tical significance (50% inhibitory concentrations [95% confi-
dence intervals]: intact ALP, 7.6 ?M (0.9 to 14.4]; and first
domain, 31.2 ?M [7.6 to 54.8]).
These experiments also revealed that the effect of ALP on
E. coli is bactericidal, since after incubation with the highest
concentration of intact ALP (17.1 ?M) for 2 h at 37?C, no cul-
turable bacteria were recovered (?100 CFU/ml, on the basis of
the detection limit of the assay), whereas at the start of the
incubation, (5.9 ? 2.2) ? 104CFU/ml was present. The effect
ALP on S. aureus is also bactericidal, since after 2 h in presence
of 17.1 ?M intact ALP, significantly fewer bacteria were
present than at the start of the incubation ([0.4 ? 0.4] ? 104
and [16 ? 3.1] ? 104CFU/ml, respectively; P ? 0.05, paired
Student’s t test).
In a subsequent set of experiments, E. coli and S. aureus
were incubated with a fixed concentration of intact ALP, the
isolated first and second domains, and the combination of the
first and second domains (Fig. 3). Both isolated domains, alone
or in combination, were significantly less active than intact
ALP against either E. coli or S. aureus. The first domain was
significantly more active than the second domain; the second
domain did not display significant antibacterial activity at this
concentration. Although the combined domains appeared to
be a little more active than the isolated first domain, this
difference did not reach statistical significance.
The two isolated domains were subjected to SDS-PAGE and
acid urea-PAGE analysis (Fig. 4). Whereas both domains mi-
grated similarly on SDS-PAGE, on acid urea-PAGE, the elec-
trophoretic mobility of the first domain was higher than that of
the second domain. This result, indicating that the first domain
has a higher cationic charge than the second domain, was
confirmed by estimation of the charge of domain 1 and 2 at pH
7, showing that the net charge of domain 1 (?7) was higher
than that of domain 2 (?5). In addition, the charge profile
showed a clustering of positive charge in the NH2-terminal half
of domain 1 (data not shown).
The main function of ALP is most likely to provide tissues
protection against degradation by serine proteinases that are
released from neutrophils during inflammation. The results
from this study demonstrate that ALP also displays antibacte-
rial activity: at concentrations that are found in various exter-
nal secretions (10), ALP caused marked killing of both gram-
negative (E. coli) and gram-positive (S. aureus) bacteria. Using
isolated domains that were obtained after acid treatment of
ALP, we found that the antibacterial activity of ALP is located
in the first NH2-terminal domain of ALP. Previous studies (7,
16, 26, 37) and this study demonstrated that the proteinase
inhibitory activity is located in the second, COOH-terminal
domain. This finding indicates that the antibacterial and pro-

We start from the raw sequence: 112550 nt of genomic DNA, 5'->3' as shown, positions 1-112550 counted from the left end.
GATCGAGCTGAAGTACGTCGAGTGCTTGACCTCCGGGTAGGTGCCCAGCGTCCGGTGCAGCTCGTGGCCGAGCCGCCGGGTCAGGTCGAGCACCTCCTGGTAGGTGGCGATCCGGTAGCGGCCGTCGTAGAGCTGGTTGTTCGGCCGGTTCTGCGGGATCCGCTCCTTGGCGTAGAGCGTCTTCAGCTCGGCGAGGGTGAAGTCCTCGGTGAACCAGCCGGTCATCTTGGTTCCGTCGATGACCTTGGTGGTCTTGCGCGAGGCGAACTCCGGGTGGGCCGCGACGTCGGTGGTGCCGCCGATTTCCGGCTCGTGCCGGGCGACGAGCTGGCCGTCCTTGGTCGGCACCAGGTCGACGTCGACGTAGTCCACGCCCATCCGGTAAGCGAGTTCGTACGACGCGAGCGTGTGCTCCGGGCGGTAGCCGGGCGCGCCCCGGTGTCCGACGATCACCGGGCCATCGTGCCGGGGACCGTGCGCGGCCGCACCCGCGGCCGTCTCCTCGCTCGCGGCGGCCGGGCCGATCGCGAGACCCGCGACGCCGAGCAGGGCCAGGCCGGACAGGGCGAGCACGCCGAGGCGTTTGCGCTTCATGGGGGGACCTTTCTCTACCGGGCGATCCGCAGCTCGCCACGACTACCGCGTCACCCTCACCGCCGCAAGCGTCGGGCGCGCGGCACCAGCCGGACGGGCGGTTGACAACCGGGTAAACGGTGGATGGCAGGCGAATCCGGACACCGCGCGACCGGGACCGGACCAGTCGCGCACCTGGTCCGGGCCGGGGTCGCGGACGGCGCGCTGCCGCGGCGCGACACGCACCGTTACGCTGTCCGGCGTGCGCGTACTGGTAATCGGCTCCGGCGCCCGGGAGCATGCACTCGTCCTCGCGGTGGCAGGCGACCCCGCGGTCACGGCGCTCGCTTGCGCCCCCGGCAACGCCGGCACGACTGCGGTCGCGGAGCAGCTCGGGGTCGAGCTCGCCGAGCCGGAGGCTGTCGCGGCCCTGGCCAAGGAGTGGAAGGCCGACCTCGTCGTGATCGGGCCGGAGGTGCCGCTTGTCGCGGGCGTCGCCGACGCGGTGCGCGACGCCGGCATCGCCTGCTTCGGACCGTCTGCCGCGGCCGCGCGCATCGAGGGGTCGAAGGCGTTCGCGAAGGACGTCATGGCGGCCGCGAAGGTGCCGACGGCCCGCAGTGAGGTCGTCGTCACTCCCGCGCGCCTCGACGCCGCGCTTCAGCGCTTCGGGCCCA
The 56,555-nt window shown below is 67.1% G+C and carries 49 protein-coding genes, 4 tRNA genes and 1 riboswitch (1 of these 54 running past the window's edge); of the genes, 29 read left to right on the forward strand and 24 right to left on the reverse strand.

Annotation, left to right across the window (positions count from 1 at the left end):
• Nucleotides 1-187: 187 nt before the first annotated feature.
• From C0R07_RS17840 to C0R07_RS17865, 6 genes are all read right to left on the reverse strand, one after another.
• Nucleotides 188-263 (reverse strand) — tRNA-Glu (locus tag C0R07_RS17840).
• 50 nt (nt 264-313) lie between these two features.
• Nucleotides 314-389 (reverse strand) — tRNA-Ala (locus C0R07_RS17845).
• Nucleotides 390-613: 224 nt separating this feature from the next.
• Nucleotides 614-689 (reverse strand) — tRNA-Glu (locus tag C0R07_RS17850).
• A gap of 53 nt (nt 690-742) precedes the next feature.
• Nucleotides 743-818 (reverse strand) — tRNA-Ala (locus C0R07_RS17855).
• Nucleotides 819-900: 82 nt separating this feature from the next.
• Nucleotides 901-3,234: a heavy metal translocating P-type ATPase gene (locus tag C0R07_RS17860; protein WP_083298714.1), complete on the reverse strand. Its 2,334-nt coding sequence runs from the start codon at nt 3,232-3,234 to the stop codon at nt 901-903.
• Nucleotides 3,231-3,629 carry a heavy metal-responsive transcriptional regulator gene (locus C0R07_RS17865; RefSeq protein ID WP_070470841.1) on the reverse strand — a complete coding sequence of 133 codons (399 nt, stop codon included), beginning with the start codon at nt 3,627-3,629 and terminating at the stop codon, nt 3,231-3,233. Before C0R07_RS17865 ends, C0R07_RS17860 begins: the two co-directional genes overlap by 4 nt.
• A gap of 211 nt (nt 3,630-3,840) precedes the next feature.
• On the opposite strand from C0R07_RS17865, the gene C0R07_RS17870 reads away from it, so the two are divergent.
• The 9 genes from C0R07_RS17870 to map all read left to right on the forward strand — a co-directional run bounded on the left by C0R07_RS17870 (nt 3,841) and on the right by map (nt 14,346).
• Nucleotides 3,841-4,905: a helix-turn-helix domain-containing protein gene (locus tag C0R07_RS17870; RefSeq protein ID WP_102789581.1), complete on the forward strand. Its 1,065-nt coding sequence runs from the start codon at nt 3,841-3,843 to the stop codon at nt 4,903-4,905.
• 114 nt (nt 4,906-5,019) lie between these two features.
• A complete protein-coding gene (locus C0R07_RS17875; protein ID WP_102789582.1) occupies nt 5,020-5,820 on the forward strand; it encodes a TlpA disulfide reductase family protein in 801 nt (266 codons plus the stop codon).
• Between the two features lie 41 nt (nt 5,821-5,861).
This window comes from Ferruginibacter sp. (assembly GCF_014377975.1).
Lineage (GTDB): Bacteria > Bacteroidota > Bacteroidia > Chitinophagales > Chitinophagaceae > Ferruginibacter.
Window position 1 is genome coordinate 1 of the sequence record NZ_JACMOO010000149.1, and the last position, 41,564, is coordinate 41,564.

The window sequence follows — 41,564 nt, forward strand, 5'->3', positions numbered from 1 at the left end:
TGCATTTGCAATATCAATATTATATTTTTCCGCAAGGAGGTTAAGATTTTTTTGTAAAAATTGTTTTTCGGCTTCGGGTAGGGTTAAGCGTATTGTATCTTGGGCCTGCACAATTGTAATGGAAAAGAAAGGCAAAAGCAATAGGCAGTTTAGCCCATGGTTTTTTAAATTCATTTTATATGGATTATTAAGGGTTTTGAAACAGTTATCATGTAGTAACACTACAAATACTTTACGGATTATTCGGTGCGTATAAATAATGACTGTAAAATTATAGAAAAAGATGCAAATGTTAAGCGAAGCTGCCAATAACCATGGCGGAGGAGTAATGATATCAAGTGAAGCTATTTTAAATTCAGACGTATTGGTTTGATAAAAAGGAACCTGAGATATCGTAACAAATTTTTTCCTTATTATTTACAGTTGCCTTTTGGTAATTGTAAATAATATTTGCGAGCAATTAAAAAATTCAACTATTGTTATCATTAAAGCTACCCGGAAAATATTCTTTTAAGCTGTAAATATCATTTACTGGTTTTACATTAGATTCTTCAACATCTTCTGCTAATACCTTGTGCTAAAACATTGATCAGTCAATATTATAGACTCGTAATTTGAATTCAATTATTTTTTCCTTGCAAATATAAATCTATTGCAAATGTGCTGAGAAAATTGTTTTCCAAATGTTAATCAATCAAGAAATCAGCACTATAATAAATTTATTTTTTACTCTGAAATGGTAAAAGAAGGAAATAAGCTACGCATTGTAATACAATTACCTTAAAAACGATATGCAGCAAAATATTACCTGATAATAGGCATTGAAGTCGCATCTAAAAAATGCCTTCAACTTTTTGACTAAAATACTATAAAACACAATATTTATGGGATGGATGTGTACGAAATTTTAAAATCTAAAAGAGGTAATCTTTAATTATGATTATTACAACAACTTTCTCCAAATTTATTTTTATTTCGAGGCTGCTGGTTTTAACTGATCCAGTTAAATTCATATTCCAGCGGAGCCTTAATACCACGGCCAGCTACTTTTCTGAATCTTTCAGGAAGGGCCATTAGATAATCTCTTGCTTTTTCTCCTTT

teinase inhibitory activities of ALP are represented by different
domains. We observed that on a molar basis, the antibacterial
activity of the first ALP domain is lower than that of the intact
molecule. Combination of the two isolated domains did not
reconstitute the full activity of the intact ALP molecule. This
may in part be explained by a possible (conformational) change
in the first domain induced by the cleavage procedure of native
ALP; alternatively, it may indicate that the second domain
plays a role in the antibacterial activity in the intact molecule.
Although the two ALP domains are homologous to each other,
they apparently exert different functions. Analysis of the iso-
lated domains by acid urea-PAGE demonstrated that the first
domain had a higher electrophoretic mobility than the second
domain, indicating a more cationic character as previously
suggested (37). This finding, which was supported by the re-
sults of computer-assisted charge analysis of the protein se-
quence, may in part explain why the first domain displays
antibacterial activity whereas the second domain is largely de-
void of such activity. The possible involvement of the cationic
properties in the activity of ALP is also supported by our
observation that higher salt concentrations inhibit the antibac-
terial activity of ALP. Inhibition of antimicrobial activity at
higher ionic strength has been reported for a variety of other
antimicrobial proteins (19, 22). Although ionic interactions
may be involved, the mechanism whereby ALP causes killing of
bacteria is not yet clear. It has previously been reported that
recombinant ALP is toxic to E. coli when expressed in this
bacterium in high amounts (27). This toxicity was found to be
due to its ability to bind to mRNA and DNA, resulting mainly
FIG. 3. Effect of intact ALP and its isolated domains on E. coli and S. aureus.
Log-phase bacteria were incubated with 10 ?M intact ALP, its isolated first (1D)